One day I realize that part of me wants the diagnosis to be cancer. It will be liberating. Finally, the fear from anticipation can subside and I can get down to the business of dying. There is a huge difference between waiting to have cancer and actually having it. One makes sense. The other is crazy. I can choose how to handle my cancer and enjoy it when I shock people with my new reality. Hot pink wig? Yes, please. Jokes about death? Laugh, goddammit, because that shit is hilarious. People will look worried. They’ll ask all the same questions. And they’ll claim me, in that way people do when they say, “My friend has cancer.” The subtext being, “Look at ME world! This is huge, and I deserve your undying attention and endless sympathy for all of the pain that I am experiencing vicariously through this person.” It’s like they’ve trapped a tiny version of you in the palm of their hand and they bring you out to tap dance at parties to ensure they go home with the lover of their choice.

It’s more than that, though. I want to understand my mother’s experience better. I’ll finally be able to say, me too, mom. I know what this feels like. I know what you went through and fought so hard against to stay with us. There is such an emptiness there, that I am grasping at straws to be like her. It’s not enough to look the same, because I don’t remember what she looks like. It’s not enough to sound the same, because I cannot replay the timbre of her voice. It surprises me when I’m told that I’m like her because I can’t recall her personality. She is shut away forever in this silent world of fading photographs that simply stop one day and she is gone. So even though cancer is the short end of this stick, my brain is willing to take what it can get.

I return to the office where I had my first mammogram. The play starts the same, but they have substituted an understudy for the role of “kind mammogram technician” and this one is horrible at playing her part. I’m manhandled and emotionally neglected, and then cast off into the hallway to wait for my ultrasound.

A tiny blonde assistant sweeps me up and walks me to the room where a heavily accented Russian woman awaits to scan me with sound waves. Her accent is soothing. There is something about Eastern Europe and Russia that feel like home to me. It’s like my genes know something my brain can’t process but my heart understands. Babushka cares for me. She listens. She goes silent and nods during the ultrasound as I babble to her. I am more fearful than ever. I know silence now in a way I haven’t before.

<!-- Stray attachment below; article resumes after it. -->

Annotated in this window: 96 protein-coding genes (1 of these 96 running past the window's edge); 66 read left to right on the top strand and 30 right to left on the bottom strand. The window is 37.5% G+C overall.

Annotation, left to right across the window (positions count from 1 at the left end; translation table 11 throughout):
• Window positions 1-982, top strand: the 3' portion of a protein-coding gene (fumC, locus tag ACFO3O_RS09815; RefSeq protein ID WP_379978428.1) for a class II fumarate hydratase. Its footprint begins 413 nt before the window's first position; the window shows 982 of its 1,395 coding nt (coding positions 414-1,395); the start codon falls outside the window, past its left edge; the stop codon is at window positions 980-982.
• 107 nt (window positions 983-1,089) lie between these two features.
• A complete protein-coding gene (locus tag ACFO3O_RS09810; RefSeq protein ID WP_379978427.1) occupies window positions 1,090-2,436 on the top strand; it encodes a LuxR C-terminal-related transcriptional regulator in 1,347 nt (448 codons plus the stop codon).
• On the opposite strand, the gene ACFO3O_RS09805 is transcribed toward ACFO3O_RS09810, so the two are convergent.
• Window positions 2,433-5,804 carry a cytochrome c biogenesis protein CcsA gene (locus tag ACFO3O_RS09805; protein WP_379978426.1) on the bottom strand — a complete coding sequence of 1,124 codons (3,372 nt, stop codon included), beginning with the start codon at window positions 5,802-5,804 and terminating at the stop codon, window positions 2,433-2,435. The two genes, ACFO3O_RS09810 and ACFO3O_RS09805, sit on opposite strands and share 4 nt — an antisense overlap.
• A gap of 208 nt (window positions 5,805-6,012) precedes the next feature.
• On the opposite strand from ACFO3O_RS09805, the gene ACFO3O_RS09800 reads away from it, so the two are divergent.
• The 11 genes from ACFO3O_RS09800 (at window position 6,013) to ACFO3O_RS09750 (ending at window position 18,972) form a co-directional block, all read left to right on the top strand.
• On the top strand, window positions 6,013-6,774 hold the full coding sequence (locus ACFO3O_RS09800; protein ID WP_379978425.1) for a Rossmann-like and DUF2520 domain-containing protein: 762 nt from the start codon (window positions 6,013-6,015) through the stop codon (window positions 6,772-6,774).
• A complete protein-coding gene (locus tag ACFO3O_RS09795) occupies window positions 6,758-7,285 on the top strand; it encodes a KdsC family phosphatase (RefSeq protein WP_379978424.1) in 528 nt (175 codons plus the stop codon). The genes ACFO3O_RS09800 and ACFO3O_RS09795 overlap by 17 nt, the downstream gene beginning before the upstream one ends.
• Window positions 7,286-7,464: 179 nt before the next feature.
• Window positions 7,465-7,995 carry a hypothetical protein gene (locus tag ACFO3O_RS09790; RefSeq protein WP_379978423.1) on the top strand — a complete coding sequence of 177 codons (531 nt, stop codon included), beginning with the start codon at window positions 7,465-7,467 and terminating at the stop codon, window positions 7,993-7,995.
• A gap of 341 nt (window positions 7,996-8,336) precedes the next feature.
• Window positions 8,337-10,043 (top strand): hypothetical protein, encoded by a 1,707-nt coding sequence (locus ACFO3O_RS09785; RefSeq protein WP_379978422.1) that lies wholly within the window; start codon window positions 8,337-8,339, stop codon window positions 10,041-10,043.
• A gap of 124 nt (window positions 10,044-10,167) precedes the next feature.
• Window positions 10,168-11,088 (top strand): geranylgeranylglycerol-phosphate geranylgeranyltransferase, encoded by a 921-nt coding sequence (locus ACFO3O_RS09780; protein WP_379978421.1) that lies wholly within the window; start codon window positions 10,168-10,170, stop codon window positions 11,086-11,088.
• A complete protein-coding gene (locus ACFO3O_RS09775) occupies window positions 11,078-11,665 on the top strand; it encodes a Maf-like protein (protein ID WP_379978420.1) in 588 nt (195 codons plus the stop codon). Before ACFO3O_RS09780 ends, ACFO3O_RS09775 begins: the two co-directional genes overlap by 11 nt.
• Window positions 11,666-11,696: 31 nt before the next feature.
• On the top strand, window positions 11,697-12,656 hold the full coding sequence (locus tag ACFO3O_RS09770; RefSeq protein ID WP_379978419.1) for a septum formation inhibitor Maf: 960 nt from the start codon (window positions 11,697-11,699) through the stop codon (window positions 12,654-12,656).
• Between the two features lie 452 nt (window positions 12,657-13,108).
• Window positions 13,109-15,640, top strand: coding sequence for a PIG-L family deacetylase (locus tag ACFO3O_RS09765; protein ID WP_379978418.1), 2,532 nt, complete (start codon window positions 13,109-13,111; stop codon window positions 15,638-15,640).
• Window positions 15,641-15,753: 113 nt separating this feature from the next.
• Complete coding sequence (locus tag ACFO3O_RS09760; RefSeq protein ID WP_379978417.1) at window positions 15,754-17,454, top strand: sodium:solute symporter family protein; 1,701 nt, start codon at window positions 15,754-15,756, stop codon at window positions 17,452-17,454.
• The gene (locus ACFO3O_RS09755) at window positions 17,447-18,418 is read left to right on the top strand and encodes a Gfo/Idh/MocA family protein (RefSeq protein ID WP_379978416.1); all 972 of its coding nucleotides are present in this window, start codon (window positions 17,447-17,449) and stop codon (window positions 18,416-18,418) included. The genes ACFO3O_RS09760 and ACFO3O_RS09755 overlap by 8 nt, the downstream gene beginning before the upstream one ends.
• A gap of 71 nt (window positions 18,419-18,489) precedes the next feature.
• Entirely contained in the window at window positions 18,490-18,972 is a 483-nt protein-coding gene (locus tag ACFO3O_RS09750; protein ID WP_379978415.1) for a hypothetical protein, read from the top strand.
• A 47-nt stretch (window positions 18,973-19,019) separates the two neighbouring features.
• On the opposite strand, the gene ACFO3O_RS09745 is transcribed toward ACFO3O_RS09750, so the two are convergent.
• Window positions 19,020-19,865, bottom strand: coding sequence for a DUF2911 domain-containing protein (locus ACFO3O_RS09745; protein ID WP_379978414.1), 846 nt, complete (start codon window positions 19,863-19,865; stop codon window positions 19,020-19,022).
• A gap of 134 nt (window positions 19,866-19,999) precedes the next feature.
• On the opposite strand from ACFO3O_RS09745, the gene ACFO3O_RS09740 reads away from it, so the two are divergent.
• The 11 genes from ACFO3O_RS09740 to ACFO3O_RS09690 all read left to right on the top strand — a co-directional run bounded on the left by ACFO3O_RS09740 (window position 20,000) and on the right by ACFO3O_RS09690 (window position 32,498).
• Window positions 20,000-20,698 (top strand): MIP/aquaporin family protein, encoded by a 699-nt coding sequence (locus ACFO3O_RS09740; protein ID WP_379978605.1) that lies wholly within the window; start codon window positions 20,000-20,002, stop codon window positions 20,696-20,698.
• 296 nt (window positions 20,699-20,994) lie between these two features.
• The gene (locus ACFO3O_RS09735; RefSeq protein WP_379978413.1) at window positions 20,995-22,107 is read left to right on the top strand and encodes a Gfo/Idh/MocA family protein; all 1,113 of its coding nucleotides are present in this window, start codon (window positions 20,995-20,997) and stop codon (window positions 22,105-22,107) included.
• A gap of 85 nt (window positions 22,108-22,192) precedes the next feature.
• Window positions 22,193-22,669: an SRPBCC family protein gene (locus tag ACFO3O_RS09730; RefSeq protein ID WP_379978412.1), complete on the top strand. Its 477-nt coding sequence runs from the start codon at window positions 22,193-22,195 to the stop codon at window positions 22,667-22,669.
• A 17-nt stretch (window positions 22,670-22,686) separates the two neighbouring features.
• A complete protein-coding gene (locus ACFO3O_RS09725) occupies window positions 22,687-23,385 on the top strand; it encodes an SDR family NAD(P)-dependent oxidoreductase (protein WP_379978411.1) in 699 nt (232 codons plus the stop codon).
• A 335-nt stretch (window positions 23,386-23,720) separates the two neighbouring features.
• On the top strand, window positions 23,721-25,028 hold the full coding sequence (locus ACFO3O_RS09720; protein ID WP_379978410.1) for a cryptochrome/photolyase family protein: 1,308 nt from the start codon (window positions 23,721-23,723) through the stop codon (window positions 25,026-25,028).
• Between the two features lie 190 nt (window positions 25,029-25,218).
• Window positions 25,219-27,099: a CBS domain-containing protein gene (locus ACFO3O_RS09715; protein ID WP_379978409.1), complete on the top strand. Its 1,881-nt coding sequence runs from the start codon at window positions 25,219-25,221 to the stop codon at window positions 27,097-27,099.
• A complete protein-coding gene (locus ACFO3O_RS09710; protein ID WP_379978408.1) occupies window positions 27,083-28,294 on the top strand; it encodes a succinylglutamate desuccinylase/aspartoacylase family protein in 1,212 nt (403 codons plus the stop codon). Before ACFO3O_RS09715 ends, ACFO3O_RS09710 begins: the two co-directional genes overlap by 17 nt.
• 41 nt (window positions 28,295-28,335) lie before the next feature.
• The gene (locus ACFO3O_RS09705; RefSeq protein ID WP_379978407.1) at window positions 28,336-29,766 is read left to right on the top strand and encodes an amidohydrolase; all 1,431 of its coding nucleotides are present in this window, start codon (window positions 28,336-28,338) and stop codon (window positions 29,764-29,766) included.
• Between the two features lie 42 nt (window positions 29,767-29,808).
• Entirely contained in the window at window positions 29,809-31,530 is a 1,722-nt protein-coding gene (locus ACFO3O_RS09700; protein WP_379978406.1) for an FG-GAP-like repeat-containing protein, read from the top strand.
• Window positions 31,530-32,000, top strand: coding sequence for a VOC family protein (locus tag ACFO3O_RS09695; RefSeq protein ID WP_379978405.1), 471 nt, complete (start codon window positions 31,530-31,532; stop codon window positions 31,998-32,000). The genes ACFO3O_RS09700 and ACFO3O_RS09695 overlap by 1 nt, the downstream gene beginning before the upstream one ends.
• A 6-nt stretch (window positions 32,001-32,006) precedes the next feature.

The doctor enters. I have a tumor. It is between the size of a pea and a garbanzo bean. We must do a biopsy to know for sure what kind of tumor it is. In an effort to redeem himself and appear real, God grants me a wish and they agree to do the biopsy then and there instead of waiting another few weeks while cancer, in its silence, grows inside my breast.

Biopsy sounds gentle. Put a needle into the tumor and take a tiny core sample so we can test it in the lab. I should listen better and focus on the words, “core sample” more than “tiny” or “needle.” They wheel a cart over to my bed, flip me onto my side, and turn on the machine. The motor spins up and they begin to drill into me like I am the motherless earth. It is so much more violent than I expect. The doctor holds me down as the machine pierces my chest in search of the tumor. Once. Twice. Three times. I am bruised and battered. I am shaking. I am more scared than I ever have been in my life. Babushka grabs my arm and squeezes. Her warm hand says, “I am doing all that I can do.” “I know,” I think to myself. “So am I.”

Finally, they finish. The doctor says reassuring things and tells me that no matter what the results from the biopsy are, they’ve pretty much taken the entire tumor out so at least that’s good news. In my head I’m already bald from chemotherapy and he sounds like an adult in a Charlie Brown cartoon.

The next few days are a blur. I confide in a friend at work about my fears. I have to. All of my colleagues think I’m interviewing, when in reality I’m trying my damndest not to shatter before their eyes.

Rinse, repeat. Rinse, repeat. Rinse, repeat.

The phone rings when I am standing outside my office bathing in sunshine talking to a friend. Unknown caller. Ain’t that the truth. I answer. The nurse begins with, “You’re okay, Julie. He said to tell you it’s benign.” “Benign?” I repeat. “Benign,” she says, emphatically, “It says so right here.” “So I’m okay?” “Yes, dear, you are okay.”

I am holding onto a balloon—a big, sparkling, beautiful balloon, and its string has just slipped through my fingers. I watch the balloon float away silently into the sky. It shrinks smaller and smaller until it’s too small to see but I keep looking up hoping to spot it, floating in the wind, free. In the darkness of the night I will continue to look, but I will only see stars.

I go out to dinner with a friend that night. She asks me how I'm doing and I tell her the good news. She says that another friend of ours has just been diagnosed with breast cancer. She didn't tell me because she didn't think I'd want to know. For the first time in my life, I am grateful in that exact moment that someone has kept something important from me. We discuss the incredible odds that two women in the same group of friends have just gone through the same thing at the exact same time with two different results. We realize this isn't very incredible at all. She tells me she’s glad that I'm okay. As if they have wings, these words escape my lips and fly upwards to ears that can no longer hear them: Me too.